KKR Moves to Corporation to Win More Investors; Shares SurgeBy
Becomes second major asset manager after Ares to make shift
Move will broaden investor base, simplify structure, firm says
KKR & Co. will convert to a corporation from a partnership, seeking to capitalize on tax reforms enacted by the Trump administration and win more mutual fund and ETF investors. The shares surged.
The new structure will take effect July 1, New York-based KKR said in a statement announcing first-quarter earnings Thursday. The firm expects to pay an annualized dividend of 50 cents per common share in the third quarter and immediately increased its share buyback program to $500 million.
KKR rose as much as 8.3 percent in New York, the most since June 2017.
The Republican tax law slashed the corporate rate to 21 percent from 35 percent, spurring private equity managers to evaluate shifting to a regular corporation, known as a C-corp. The change enables such firms to be included in indexes, potentially boosting stock valuations and mutual fund ownership. It also allows for more transparency in financial reporting.
“KKR’s conversion from a partnership to a corporation is designed to broaden our investor base, simplify our structure and make it easier to invest in our shares,” co-founders and firm leaders Henry Kravis and George Roberts, said in a statement.
Ares Management said last quarter that it would convert as of March 1, becoming the first major U.S. asset manager to do so. Alternative asset firms that derive a larger share of revenue from management fees may have more incentive to switch, according to Paul Gulberg, a Bloomberg Intelligence analyst.
Among the incentives KKR cited were increased access to capital markets and the ability to use stock as “attractive currency” for mergers and acquisitions, according to the company. As a publicly traded partnership, the firm’s institutional ownership is lower and “we are largely irrelevant to index funds and ETFs in an environment where investor flows have been moving towards passive strategies.”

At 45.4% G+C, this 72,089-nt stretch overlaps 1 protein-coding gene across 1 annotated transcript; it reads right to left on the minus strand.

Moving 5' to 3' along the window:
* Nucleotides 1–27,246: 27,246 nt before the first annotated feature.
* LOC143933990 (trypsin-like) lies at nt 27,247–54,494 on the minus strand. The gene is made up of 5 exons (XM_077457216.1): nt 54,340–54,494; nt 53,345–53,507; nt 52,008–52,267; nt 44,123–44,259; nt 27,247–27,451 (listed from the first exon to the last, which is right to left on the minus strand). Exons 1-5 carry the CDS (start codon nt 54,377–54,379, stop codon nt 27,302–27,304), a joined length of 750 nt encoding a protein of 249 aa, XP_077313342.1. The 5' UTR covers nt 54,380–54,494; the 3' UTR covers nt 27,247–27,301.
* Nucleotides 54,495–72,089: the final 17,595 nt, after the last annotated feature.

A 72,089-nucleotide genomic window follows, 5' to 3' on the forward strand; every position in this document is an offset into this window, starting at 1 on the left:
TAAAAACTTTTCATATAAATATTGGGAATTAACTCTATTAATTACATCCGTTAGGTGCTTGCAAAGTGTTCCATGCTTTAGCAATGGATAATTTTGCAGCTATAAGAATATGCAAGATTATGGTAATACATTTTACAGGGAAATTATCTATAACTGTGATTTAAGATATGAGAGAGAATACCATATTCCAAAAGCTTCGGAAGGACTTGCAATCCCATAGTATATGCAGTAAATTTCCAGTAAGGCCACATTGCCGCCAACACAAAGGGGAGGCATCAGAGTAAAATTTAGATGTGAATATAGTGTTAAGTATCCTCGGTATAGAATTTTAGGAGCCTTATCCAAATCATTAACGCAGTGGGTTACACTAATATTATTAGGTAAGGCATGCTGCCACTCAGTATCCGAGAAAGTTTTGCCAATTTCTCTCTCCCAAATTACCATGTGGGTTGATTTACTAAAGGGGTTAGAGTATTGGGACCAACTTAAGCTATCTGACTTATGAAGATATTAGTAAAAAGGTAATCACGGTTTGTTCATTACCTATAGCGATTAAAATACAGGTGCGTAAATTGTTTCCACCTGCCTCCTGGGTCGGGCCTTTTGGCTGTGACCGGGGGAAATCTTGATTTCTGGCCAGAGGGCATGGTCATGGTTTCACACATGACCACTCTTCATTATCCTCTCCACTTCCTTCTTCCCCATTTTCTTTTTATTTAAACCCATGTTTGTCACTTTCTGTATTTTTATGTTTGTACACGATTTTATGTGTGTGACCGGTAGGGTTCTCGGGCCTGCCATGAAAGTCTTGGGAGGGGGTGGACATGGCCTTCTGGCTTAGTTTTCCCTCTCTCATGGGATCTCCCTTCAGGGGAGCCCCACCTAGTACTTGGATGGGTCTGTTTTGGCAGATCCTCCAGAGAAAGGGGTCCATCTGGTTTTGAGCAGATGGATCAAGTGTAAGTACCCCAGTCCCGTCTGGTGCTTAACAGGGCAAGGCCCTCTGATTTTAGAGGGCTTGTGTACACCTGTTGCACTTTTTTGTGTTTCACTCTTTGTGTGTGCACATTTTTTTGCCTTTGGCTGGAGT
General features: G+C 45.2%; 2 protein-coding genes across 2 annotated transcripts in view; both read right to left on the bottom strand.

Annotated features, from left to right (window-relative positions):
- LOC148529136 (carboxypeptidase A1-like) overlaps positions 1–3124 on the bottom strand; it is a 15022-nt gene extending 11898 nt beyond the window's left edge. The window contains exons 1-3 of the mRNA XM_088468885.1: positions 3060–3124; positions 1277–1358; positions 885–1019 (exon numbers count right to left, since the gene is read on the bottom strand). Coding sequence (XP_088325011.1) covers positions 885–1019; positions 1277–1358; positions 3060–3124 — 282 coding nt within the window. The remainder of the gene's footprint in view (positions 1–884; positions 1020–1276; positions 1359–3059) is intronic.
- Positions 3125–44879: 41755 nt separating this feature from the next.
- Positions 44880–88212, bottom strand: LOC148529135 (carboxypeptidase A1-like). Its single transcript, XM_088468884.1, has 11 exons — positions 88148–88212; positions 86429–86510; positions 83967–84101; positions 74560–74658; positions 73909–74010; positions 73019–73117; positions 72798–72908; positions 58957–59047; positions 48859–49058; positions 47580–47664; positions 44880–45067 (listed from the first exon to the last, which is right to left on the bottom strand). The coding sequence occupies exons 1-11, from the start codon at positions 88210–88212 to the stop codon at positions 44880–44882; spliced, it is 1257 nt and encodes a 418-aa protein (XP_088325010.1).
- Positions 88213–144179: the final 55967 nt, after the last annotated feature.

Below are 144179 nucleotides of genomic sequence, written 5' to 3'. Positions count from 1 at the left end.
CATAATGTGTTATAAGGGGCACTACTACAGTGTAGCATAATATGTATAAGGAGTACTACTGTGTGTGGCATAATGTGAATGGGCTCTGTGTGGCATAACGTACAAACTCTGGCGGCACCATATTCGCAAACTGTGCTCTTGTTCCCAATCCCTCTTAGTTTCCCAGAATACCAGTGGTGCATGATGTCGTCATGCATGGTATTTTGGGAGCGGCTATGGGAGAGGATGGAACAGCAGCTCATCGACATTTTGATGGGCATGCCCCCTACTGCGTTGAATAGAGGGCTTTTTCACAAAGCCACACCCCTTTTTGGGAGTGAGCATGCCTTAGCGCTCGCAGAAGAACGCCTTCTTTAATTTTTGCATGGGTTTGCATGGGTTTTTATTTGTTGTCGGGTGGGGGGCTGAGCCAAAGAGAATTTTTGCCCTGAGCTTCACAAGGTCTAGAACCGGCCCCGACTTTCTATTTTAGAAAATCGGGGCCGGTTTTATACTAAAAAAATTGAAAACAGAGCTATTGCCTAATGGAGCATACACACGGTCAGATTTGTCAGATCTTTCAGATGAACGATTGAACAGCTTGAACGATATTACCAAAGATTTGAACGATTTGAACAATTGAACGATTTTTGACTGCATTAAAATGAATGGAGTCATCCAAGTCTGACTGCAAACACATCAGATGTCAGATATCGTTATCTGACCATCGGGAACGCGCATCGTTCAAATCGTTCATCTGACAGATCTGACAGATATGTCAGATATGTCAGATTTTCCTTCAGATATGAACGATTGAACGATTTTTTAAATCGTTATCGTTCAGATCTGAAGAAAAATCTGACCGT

"We think that by converting to a C-corp this could open the door for nearly seven times the current investor base," said Andrew Disdier, an analyst at Sandler O’Neill.
In the first quarter, KKR felt the impact of global stock market volatility. In private equity, performance fees slid to $61.3 million from $329.7 million. The value of the private equity portfolio gained 0.4 percent in the quarter, the company said.
Overall, companywide performance fees plummeted 69 percent to $107 million from the same period a year earlier.
Economic net income, which reflects both unrealized and realized marks for investments, fell to $364.7 million, or 42 cents a share, from $549.9 million, or 65 cents, a year earlier. The results beat analysts’ estimate of 11 cents.
KKR posted an increase in performance fees for public-markets investments from a year earlier. But its biggest balance sheet investment, First Data Corp., declined in the quarter. The payment processing company fell 4.3 percent in the period. It has since recovered, gaining 8.3 percent this year through Wednesday.
KKR continued to expand its assets under management to $190 billion, which includes its deal with FS Investments that closed in April. That’s a 38 percent gain over the year earlier.
— With assistance by Felice Maranz, and Heather Perlberg